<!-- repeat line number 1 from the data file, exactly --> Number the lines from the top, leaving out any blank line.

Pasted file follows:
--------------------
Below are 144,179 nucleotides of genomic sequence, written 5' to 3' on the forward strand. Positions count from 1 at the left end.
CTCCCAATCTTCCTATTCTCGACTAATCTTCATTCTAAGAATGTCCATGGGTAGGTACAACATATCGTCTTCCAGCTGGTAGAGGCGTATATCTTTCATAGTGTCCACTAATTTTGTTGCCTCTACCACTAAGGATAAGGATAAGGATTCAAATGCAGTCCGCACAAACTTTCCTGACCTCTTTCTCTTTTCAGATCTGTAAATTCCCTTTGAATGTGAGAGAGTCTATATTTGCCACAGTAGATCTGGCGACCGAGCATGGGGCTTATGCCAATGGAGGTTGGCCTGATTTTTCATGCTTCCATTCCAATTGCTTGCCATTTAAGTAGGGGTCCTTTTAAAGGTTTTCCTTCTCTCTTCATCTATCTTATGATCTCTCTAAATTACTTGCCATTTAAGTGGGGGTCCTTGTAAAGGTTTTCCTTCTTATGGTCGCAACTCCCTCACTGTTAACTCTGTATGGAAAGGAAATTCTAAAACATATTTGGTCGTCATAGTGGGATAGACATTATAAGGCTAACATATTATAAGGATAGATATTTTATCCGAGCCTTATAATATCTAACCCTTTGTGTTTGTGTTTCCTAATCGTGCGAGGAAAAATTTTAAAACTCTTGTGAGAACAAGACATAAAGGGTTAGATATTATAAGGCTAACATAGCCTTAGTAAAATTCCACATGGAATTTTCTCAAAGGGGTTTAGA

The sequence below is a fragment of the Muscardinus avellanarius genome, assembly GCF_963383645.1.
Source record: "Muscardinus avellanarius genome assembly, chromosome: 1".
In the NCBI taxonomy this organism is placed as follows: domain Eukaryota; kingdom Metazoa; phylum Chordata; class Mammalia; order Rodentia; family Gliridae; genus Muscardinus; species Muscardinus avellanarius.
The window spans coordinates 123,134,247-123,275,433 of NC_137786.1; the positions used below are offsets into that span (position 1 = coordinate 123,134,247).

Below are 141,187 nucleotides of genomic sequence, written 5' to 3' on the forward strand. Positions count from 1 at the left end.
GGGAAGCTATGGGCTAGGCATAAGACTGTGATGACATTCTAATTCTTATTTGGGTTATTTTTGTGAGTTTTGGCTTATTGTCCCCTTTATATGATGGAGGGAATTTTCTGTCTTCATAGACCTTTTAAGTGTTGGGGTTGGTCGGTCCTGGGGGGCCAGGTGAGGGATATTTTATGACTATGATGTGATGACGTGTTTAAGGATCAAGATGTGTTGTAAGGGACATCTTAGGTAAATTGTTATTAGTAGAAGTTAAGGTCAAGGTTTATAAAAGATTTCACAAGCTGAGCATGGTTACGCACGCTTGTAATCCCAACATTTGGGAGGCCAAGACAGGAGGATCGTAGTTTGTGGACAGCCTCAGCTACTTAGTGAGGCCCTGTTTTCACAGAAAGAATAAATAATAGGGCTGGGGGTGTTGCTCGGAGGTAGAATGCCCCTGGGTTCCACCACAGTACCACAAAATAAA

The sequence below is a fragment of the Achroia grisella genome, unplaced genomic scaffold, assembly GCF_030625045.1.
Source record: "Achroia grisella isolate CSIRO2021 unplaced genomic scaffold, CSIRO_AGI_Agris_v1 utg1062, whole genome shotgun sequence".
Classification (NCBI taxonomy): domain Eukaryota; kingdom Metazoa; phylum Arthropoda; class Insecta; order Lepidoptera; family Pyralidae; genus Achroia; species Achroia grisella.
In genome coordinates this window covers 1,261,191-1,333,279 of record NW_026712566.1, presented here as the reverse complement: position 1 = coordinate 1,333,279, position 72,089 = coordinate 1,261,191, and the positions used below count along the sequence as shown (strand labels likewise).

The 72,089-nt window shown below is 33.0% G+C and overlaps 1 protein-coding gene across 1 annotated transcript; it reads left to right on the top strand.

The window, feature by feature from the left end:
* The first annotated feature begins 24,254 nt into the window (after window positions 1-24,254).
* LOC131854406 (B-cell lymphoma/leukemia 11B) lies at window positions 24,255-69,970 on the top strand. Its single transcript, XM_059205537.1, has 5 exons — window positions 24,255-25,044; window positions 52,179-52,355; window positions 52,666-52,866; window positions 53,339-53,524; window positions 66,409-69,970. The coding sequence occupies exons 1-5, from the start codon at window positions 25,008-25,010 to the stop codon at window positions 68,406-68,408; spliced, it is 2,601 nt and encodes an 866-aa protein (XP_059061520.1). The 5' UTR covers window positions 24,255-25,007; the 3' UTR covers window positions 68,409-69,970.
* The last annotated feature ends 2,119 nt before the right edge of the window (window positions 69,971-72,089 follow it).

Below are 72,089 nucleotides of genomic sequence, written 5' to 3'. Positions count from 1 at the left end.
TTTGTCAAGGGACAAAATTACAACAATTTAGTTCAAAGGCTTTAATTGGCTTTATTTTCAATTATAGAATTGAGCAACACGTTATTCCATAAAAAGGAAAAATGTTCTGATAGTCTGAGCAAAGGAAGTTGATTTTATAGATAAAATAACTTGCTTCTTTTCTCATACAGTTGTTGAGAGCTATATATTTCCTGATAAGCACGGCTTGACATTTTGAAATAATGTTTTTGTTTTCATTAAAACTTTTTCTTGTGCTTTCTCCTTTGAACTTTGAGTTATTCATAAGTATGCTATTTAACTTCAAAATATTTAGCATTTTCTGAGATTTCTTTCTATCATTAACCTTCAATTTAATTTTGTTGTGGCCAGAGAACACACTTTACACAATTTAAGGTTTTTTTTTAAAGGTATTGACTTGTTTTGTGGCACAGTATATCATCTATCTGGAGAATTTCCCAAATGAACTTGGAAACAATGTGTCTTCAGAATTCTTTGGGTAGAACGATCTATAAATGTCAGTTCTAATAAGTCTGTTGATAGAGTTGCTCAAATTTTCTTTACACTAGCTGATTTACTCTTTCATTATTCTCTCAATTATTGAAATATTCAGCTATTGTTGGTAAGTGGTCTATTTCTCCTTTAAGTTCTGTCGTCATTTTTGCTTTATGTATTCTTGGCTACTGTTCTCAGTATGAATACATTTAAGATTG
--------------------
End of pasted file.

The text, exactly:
Below are 144,179 nucleotides of genomic sequence, written 5' to 3' on the forward strand. Positions count from 1 at the left end.